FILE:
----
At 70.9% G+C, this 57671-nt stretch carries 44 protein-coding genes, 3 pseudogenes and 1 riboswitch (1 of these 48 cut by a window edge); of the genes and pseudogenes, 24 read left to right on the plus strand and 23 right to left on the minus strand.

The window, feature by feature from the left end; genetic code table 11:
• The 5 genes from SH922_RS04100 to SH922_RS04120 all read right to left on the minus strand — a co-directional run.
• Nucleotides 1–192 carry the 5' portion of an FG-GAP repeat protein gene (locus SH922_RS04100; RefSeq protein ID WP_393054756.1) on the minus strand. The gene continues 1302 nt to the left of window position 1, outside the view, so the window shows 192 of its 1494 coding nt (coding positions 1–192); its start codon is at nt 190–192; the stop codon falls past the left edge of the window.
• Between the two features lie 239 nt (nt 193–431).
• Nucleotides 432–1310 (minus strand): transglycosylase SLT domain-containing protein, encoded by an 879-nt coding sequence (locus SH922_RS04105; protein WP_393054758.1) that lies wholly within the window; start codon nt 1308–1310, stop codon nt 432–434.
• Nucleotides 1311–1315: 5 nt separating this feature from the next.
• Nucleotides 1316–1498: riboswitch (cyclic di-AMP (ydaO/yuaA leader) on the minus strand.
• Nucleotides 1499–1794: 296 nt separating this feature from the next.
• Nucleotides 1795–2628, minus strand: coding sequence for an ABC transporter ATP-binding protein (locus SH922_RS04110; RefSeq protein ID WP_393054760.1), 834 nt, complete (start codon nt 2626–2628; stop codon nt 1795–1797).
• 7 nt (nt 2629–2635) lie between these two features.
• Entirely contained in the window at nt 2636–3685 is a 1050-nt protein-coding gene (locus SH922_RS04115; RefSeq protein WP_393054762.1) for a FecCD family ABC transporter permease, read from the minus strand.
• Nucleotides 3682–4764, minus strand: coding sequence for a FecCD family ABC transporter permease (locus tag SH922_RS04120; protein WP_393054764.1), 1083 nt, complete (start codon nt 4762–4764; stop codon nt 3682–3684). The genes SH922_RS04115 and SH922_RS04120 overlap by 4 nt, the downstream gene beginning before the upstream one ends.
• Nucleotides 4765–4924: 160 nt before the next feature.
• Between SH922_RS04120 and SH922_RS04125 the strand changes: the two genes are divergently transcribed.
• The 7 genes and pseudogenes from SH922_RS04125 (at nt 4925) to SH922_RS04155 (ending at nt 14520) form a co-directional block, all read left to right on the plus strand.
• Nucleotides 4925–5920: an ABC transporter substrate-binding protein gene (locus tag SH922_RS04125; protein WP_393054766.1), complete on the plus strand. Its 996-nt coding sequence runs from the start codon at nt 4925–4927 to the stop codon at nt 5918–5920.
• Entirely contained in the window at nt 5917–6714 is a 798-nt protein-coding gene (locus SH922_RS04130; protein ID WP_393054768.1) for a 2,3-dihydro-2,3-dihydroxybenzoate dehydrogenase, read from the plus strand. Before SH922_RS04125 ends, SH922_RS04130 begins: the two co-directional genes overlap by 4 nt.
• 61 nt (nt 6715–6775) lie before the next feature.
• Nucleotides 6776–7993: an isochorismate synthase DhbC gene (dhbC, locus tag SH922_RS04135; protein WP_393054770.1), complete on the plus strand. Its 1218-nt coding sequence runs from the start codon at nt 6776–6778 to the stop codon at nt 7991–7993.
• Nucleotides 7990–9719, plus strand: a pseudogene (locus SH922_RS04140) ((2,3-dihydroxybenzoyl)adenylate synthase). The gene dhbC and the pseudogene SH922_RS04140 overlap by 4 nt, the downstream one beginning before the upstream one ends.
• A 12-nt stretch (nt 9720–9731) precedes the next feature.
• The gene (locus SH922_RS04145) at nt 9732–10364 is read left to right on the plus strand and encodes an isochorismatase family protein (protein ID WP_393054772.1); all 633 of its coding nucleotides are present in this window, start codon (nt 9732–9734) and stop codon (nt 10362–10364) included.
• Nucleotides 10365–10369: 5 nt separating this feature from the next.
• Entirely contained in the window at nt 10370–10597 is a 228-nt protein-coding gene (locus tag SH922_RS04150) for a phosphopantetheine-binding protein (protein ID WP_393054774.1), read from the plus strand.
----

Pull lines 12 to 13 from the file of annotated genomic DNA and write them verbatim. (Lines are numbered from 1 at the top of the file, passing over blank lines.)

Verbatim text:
• Entirely contained in the window at nt 2636–3685 is a 1050-nt protein-coding gene (locus SH922_RS04115; RefSeq protein WP_393054762.1) for a FecCD family ABC transporter permease, read from the minus strand.
• Nucleotides 3682–4764, minus strand: coding sequence for a FecCD family ABC transporter permease (locus tag SH922_RS04120; protein WP_393054764.1), 1083 nt, complete (start codon nt 4762–4764; stop codon nt 3682–3684). The genes SH922_RS04115 and SH922_RS04120 overlap by 4 nt, the downstream gene beginning before the upstream one ends.